Frustrated by long days at the office, 42 percent of working fathers say they are willing to take a pay cut to obtain a job that affords them an improved balance of work and home, according to a new CareerBuilder.com survey. More than two-thirds of working fathers are spending in excess of 40 hours a week at work and 25 percent work more than 50 hours each week. The CareerBuilder.com "Men and Women at Work 2004" survey of working fathers was conducted from April 6 to April 19, 2004.
Twenty-nine percent of working fathers say they are dissatisfied with their work/life balance and one-fourth are dissatisfied with their jobs overall. Even though 87 percent of working fathers earn more than their spouse or partner, four-in-ten working fathers say they would relinquish the breadwinner role and stay at home with the kids if their spouse or partner earned enough for them to live comfortably.
"Demanding workloads and busy travel schedules have prevented some working dads from taking a more active role in their children's lives," said Richard Castellini, Senior Career Advisor for CareerBuilder.com and father of two. "Nearly one-in-four working fathers say they spend less than two hours with their children after work. One-in-five spend less time with their children than their parents did with them."
Almost half of working fathers say they are preoccupied with work while at home and 35 percent say they often or always have to work weekends. These work distractions extend beyond day to day interactions with 45 percent of working dads stating they have missed at least one significant event in their children's lives in the last year. Twenty-two percent have missed more than three events.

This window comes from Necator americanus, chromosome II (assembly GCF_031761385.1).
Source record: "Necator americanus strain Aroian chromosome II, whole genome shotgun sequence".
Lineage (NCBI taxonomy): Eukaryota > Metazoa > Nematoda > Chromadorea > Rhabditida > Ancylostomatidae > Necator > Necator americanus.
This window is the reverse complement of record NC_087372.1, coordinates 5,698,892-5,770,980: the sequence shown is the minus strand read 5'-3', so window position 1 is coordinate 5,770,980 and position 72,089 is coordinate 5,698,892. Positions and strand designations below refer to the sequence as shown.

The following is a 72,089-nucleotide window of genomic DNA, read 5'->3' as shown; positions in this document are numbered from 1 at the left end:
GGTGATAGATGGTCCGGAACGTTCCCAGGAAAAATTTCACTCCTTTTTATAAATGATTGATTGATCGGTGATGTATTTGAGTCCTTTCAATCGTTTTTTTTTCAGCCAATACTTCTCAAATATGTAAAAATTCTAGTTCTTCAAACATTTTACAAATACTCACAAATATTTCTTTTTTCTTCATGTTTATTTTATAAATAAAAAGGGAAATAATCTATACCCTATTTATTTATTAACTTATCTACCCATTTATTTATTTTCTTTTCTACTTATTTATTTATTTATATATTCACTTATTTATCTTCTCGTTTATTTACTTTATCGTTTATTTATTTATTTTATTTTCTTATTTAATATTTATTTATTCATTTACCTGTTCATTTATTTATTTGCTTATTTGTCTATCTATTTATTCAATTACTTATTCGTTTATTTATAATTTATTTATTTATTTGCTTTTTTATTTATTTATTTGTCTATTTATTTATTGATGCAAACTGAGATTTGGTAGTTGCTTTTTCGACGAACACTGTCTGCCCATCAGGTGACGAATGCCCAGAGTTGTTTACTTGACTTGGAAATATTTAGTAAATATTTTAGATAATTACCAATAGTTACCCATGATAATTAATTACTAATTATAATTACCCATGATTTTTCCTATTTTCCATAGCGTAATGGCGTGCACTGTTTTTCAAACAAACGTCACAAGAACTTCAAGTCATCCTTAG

To better manage personal and professional commitments, working dads are taking advantage of different work style adjustments such as telecommuting and flexible work schedules. The majority of fathers stated that their employers are tolerant of compressed workdays due to family obligations.
Castellini offers the following tips to help working dads gain a better work/life balance:
1) Earn the Right -- before you can approach your supervisor about implementing a more flexible work schedule, you have to earn the right. Work hard and establish yourself as a top player for the company and then propose an altered work schedule at the peak of your performance. Employers will be more open to the discussion when they recognize the value you consistently bring to the company. 2) Save Work for Bedtime -- if you need to bring the office home with you, avoid working on projects or checking emails while the kids are awake. When you are home, it's all about them. 3) Get involved -- Introduce yourself to your child's teacher and ask for email updates on his/her progress. Volunteer your time where you can spend it with your kids -- whether it's joining Scouts or coaching a team or participating at a school function. The Survey
The CareerBuilder.com survey, "Men and Women at Work 2004," was conducted from April 6 to April 19, 2004 of 208 working fathers. To collect data for the survey, CareerBuilder.com commissioned SurveySite to use an e-mail methodology whereby individuals who are members of SurveySite Web Panel were randomly selected and approached by e-mail invitation to participate in the online survey. The results of this survey are accurate within +/- 6.8 percentage points (19 times out of 20).
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Media Contact Jennifer Sullivan Director, Corporate Communications (773) 527-1164
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